The same causes the women they were trying to bed believed in, I'd wager.  People that can afford Harvard and the like have nothing to protest of any real importance.  

  • sonicblew 3 comments collapsed Collapse Expand

    This is going to put me on another watch list, but why again are we not embracing natural medicine?  Not just marijuana, either.  Don't forget that aspirin was derived from the bark of the willow tree and that penicillin was cultivated by accident.  My point is, we know many elements of nature have therapeutic properties, let's can the synthesized compounds and clinical studies.

    Indigenous tribes in all parts of the world have all each independently found natural medicine or remedies in their local habitat, that's how medicine worked basically until the Hippocratic Oath era.

  • sonicblew 1 comment collapsed Collapse Expand

    sigideba Yeah, I kinda went in a different direction, only mentioning marijuana once (twice, now).  Besides, I'm already on the important ones anyway I suspect.  Except the no-fly lists, but until the TSA decides my genitalia is not a makeshift bomb I'll avoid the molestation.

  • sigideba 1 comment collapsed Collapse Expand

    lol, that's not going to land you on a watch list, hippy.

  • larry051967 1 comment collapsed Collapse Expand

    If they don't start putting high ranking officials in jail nothing is going to happen. The settlement amounts look like big numbers but most of them are a drop in the bucket compared to their operating capital. The justice system in place now under Eric Holder has to be careful because it's campaign time. I just wish for one time Holder would step up and do what's right for the citizens at large.

  • Amobius 1 comment collapsed Collapse Expand

    The sad part is this medication is actually quite useful for the indications they are being sued over, actually works better than some of the long term standards of therapy with less side effects.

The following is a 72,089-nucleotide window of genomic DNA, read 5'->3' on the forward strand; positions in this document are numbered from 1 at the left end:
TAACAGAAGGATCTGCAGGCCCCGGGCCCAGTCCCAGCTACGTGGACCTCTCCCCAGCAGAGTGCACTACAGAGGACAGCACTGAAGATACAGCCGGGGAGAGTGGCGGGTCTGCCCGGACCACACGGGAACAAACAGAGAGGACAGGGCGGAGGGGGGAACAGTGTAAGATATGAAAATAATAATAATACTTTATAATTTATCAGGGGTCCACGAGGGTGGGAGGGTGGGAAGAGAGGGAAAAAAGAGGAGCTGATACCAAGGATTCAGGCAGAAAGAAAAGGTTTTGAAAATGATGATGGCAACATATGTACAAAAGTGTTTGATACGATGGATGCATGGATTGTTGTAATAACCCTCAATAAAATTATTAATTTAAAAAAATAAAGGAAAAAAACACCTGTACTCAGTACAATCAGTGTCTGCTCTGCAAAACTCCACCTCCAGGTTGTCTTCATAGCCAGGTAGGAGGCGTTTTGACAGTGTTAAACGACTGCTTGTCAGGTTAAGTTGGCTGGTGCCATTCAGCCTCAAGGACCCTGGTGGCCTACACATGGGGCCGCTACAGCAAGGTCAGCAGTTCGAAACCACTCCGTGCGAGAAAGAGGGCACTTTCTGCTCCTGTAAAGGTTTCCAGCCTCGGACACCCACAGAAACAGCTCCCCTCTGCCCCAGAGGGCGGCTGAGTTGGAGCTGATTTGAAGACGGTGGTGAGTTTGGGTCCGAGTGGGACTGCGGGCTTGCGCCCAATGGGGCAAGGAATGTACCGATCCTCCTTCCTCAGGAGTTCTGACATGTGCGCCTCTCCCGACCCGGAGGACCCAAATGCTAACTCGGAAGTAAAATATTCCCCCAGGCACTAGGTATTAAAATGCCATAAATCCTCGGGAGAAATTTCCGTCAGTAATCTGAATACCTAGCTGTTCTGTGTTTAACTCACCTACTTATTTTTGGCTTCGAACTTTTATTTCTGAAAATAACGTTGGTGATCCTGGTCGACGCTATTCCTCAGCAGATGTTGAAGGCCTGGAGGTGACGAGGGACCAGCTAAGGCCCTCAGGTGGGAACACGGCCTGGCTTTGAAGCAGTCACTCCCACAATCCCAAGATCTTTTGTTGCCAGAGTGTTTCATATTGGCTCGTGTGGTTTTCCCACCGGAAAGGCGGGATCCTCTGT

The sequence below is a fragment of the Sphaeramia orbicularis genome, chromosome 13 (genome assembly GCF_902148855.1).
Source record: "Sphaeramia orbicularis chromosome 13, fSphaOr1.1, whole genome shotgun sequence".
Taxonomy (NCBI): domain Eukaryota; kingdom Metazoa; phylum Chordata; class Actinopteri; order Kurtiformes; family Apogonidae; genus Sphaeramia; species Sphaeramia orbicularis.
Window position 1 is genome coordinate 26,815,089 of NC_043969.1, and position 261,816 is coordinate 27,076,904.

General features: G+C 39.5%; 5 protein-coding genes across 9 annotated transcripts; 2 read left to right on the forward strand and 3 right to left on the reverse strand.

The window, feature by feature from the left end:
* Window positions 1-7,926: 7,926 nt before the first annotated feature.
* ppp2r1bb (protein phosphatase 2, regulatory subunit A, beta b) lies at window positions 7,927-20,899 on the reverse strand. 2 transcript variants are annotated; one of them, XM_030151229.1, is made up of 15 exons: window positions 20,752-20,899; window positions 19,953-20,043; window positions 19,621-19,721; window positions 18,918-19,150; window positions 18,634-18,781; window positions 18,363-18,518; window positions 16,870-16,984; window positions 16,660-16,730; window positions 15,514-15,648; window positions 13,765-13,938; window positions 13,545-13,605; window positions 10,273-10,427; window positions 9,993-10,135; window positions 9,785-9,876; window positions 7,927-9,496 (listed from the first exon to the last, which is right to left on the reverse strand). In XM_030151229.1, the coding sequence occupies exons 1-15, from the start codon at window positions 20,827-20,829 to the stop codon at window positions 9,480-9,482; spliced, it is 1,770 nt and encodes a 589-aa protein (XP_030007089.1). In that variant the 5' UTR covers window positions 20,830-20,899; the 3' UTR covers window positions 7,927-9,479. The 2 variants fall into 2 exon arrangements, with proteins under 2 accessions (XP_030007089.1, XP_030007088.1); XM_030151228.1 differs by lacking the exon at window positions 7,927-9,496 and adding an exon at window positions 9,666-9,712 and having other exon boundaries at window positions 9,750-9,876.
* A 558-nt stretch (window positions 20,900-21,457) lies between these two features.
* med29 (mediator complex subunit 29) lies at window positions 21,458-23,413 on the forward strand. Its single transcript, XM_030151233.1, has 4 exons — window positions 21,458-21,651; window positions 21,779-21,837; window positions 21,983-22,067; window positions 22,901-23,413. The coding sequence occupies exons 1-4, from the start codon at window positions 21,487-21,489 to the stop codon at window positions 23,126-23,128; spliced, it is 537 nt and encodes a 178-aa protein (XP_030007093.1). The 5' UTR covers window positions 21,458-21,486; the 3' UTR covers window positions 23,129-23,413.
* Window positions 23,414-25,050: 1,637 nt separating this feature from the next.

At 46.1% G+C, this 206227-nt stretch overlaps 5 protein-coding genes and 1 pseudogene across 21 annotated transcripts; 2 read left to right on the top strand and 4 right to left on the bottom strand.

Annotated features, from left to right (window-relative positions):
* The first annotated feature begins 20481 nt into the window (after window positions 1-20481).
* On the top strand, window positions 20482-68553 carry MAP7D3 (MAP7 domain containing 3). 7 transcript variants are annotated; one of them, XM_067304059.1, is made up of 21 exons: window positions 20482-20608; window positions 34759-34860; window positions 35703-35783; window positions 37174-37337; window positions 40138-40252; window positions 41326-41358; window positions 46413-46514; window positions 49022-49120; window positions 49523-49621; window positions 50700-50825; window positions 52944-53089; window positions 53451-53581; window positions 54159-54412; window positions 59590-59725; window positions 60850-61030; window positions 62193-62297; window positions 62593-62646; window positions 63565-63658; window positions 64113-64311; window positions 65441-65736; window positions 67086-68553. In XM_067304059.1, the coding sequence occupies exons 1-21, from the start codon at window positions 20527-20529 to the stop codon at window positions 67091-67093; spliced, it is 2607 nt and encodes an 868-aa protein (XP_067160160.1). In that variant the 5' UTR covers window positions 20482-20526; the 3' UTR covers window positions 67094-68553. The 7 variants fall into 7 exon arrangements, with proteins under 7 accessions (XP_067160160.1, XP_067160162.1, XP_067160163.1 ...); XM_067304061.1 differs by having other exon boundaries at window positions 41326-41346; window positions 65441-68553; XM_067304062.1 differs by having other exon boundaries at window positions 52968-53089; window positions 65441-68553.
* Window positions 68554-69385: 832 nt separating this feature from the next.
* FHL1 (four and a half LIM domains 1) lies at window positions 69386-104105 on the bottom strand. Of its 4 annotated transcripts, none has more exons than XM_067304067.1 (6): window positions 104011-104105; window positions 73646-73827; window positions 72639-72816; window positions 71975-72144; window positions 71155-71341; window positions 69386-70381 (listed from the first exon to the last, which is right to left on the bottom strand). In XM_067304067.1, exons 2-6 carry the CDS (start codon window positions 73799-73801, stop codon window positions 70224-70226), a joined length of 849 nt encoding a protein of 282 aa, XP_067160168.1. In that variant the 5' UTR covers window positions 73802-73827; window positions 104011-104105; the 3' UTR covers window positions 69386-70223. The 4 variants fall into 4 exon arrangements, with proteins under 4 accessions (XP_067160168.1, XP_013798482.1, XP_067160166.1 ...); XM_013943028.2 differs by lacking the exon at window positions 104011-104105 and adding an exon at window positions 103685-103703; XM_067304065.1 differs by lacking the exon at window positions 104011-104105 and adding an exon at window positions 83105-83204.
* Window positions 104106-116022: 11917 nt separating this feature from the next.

• komododr 1 comment collapsed Collapse Expand

    HUGE HEADLINES OF BIG SETTLEMENT. In reality though the actual pay off is only a fraction of the reported settlement amount. That is because underneath the headline, the company involved is allowed to pay a fraction if it agree to certain terms. The company agree to huge amount to make government prosecutors look good. The FDA, hahaha, there's a term in contradiction. Its like the Fox guarding the chicken coop. Almost all members of the FDA advisory committee works for the drug companies.

  • komododr 3 comments collapsed Collapse Expand

    Drug companies eagerly pays the fine. They protect the thousands of doctors who prescribe the medication knowing it is not an approved use. Doctors enjoy the perks provided by drug companies such as lavish vacations. Who knows it probably include cash payments under the table. The VA wanted to buy drugs for vets in Canada. Its the same drug made by the same company. Yet they complain to Congress that yes the drugs are cheaper but the drug company testified in Conress it cannot vouch the quality of the drug. Of course drug companies spent $$$millions lobbying members of congress. But smart Americans continue to cross the border into Canada to buy their prescription drug because it is way, way cheaper.

  • LupronVictim 1 comment collapsed Collapse Expand

    This is directed at frankland99.  I was butchered by a doctor who prescribed a dangerous drug made by Abbott Labs which wasn't necessary for my treatment.  Later I found out the doctor is married to a drug company executive.  In light of Abbott pleading guilty in the article above, it is ridiculous for you to argue that illegal marketing ended ten years ago.  Google Abbott, heart stents, and pig roast if you if you don't believe it still goes on.

  • frankland99 1 comment collapsed Collapse Expand

    what are you talking about? what lavish vacation? cash payments under the table? what country do you live in? Been practicing medicine for 42 years and have never ever seen or been offered cash incentives. The vacation stuff ended about 10 years ago. Pharma folks have to send their powerpoint slides to regulators before they give a private talk. The next time you are sick in the hospital, I have a strong feeling you are not going to want that generic medication, but instead the FDA approved, but not yet generic 20,000 dollar treatment to get you out of sepsis. No, I didnt make up that number, look of how much xigris costs. If you dont allow for capitalist interests to drive innovation, I assure you, you will soon have a Soviet like list of medications that are available for your choosing.